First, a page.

The oil market closed with little changes yesterday, with ICE Brent eking out a modest gain.
Despite it looking increasingly doubtful, we will see the US re-join the Iranian nuclear deal before the Iranian Presidential Elections following this week.
While Iran has stated a general agreement with the US on raising sanctions, some issues need to be fixed. If talks move on, there is the potential for a new government to take a distinct approach to the negotiations, which could further prevent any deal.
We believe that the Iranian supply rises from 2.4MMbbls/d to 2.6MMbbls/d over 3Q21 and then to 3MMbbls/d in 4Q21. If talks do pull on into 2H21, this supply is at risk.
Nevertheless, it would suggest that other OPEC+ members would have more room to boost production later this year. Further supply from OPEC+ will be required over the second half of this year. Especially with demand anticipated to continue its recovery.
One concern for the oil market is the absence of investment that we are seeing and the suggestions on the oil balance several years out.
The Agri complex came under stress yesterday. Corn and soybeans are starting the sell-off, and this follows an increase in the weather forecast in the US. NOAA anticipates above-normal rainfall and average temperatures above the next 8-14 days. There had been worries over warmer and dry weather in the US and the influence on the US crop.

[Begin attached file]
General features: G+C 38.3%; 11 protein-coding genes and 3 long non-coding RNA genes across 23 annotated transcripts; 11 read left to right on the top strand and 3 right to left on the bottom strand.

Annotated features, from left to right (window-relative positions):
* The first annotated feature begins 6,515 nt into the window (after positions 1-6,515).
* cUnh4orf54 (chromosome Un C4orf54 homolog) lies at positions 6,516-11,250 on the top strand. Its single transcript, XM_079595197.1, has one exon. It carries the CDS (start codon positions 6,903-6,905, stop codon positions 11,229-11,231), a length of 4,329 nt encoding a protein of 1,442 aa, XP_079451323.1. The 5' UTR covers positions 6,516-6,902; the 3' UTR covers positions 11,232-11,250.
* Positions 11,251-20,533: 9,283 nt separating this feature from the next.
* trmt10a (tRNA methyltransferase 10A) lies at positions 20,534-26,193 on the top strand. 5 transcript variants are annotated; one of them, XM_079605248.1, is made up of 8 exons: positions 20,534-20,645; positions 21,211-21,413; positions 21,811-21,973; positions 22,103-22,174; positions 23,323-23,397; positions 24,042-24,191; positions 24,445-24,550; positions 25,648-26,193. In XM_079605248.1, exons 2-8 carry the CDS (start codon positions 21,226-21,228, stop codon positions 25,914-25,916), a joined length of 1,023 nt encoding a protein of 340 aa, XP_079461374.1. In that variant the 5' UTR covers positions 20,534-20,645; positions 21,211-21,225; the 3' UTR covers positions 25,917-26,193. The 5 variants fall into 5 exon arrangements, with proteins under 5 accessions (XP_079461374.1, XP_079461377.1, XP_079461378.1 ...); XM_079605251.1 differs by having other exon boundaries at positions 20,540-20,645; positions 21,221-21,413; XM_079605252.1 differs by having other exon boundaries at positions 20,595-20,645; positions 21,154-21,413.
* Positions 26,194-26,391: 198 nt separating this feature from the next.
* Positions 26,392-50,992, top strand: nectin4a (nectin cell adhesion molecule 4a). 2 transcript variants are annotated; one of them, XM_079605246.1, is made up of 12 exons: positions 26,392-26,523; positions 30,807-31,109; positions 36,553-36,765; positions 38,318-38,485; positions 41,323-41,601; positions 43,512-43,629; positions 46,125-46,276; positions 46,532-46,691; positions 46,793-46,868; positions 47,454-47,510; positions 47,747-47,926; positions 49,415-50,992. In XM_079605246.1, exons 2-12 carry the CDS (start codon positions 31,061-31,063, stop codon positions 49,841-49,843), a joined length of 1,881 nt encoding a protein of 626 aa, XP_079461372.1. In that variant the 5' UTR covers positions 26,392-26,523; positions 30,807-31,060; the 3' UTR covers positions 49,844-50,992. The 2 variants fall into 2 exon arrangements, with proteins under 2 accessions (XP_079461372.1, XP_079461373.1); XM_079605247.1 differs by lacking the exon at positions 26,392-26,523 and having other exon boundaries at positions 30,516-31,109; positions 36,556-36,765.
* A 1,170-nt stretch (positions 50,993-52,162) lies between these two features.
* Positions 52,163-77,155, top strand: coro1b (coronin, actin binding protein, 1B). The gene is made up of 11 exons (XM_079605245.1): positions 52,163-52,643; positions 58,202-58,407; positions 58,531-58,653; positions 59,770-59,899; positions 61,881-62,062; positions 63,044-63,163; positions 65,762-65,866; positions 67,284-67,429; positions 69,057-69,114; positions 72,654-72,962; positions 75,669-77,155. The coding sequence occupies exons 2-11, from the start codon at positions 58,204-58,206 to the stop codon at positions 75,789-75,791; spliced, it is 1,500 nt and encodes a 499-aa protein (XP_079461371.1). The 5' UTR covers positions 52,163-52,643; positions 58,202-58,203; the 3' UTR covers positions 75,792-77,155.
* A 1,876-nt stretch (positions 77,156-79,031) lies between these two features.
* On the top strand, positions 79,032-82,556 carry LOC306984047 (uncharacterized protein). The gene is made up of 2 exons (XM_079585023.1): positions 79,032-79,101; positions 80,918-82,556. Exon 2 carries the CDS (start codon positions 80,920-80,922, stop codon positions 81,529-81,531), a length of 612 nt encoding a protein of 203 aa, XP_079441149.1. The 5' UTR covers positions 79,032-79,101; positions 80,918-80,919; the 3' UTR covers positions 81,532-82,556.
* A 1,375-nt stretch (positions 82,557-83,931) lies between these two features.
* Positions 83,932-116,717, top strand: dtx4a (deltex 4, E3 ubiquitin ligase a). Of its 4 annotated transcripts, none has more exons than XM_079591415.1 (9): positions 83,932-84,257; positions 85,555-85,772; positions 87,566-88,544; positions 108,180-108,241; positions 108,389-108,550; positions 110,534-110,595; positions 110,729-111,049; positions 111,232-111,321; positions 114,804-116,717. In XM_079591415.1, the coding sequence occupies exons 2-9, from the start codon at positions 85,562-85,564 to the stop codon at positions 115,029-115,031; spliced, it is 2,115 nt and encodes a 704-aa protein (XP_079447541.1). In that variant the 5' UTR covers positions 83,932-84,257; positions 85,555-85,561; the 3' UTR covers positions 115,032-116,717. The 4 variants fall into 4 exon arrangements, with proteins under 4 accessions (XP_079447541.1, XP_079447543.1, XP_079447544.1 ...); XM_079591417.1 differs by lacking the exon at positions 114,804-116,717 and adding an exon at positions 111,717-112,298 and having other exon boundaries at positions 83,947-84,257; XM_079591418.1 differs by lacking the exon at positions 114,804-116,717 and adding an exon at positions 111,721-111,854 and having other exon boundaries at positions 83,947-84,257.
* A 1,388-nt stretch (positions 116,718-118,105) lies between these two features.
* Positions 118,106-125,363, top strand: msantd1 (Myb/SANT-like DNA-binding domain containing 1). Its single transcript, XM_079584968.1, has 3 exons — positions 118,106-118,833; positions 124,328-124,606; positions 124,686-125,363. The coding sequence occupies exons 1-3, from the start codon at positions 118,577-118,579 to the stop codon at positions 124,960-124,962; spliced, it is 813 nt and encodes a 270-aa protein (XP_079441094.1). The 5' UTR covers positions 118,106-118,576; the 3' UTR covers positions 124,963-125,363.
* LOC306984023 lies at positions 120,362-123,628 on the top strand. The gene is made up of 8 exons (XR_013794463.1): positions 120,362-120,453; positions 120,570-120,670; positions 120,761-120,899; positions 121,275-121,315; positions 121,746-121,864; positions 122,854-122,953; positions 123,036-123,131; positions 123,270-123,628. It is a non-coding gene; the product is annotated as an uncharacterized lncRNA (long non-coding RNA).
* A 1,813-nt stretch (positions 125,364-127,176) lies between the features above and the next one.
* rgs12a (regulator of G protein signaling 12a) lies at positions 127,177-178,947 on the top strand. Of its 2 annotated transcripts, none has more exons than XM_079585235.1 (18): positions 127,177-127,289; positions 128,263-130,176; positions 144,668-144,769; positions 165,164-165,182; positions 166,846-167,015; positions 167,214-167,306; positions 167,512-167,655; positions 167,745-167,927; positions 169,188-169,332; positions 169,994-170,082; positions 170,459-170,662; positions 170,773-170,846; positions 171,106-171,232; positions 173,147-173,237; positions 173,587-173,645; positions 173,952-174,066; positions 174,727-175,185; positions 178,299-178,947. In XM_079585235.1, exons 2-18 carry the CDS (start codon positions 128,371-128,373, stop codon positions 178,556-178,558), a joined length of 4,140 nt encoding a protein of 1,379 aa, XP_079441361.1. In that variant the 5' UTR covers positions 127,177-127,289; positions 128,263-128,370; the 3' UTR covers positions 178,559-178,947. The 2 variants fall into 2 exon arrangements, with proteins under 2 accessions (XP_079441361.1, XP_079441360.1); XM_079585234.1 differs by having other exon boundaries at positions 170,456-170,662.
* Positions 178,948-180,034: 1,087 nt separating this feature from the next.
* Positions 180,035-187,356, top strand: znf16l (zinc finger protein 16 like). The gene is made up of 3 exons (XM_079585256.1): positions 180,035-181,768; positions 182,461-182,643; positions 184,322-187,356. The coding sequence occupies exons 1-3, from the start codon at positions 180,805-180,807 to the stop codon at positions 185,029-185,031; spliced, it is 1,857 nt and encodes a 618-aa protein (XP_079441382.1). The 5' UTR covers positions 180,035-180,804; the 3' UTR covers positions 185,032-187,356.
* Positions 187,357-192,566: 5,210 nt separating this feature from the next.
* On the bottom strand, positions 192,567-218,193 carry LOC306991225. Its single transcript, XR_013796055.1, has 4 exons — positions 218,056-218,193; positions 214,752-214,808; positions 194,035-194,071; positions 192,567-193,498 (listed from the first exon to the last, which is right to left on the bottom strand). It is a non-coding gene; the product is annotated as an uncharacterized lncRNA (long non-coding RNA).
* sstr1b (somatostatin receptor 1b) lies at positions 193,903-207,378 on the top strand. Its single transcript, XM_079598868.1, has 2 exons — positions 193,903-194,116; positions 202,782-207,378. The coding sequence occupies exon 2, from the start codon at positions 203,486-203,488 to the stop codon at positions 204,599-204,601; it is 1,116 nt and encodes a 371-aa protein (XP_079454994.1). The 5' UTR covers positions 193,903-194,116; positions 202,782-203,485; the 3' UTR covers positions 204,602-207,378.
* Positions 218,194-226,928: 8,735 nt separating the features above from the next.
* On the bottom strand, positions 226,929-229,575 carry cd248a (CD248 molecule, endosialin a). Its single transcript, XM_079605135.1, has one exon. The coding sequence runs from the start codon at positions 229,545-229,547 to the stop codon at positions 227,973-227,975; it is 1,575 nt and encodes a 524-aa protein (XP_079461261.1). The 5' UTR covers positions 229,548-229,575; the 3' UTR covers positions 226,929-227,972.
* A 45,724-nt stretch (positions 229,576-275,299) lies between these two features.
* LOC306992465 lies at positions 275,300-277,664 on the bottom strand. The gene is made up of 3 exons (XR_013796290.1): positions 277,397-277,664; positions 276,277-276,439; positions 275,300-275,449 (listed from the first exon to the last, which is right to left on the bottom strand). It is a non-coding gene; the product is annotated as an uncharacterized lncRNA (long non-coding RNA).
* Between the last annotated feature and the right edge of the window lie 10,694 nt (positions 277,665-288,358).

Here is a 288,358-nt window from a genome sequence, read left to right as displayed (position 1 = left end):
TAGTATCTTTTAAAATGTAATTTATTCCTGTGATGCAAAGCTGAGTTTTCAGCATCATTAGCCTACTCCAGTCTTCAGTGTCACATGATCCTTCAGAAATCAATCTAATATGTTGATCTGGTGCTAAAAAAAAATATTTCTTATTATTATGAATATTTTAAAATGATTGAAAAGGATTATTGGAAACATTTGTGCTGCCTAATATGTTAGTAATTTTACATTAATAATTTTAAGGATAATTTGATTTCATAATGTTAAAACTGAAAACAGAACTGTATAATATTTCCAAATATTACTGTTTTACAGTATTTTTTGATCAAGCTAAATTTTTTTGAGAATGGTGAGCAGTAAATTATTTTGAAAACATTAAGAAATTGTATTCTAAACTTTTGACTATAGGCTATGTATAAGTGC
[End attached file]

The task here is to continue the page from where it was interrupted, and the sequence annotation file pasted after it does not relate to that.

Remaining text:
These worries were shown in the USDA’s latest crop progress report. It revealed that 68% of the US corn crop is rated good to excellent. This shows a trend when compared to 72% from the past week and 71% for the same week last year. 62% of the crop is considered good to excellent for soybeans as opposed to 67% last week and 72% at the same stage the previous year.
Developments in the biofuels market have also shown on corn and soybean prices. There are reports suggesting that the US government is considering offering relief to refiners on the biofuel blending mandate. D6 RIN prices in the US, a key measure for ethanol blending expenses for refiners, have raised more than three-fold to an average of US$1.38 this year, compared to an average of US$0.43 in 2020.
More robust corn and soybean prices, along with skepticism over the biofuel mandate for the year, have started up blending costs for refiners. Any help measure, if passed, could result in lower domestic corn and soybean demand in the short term.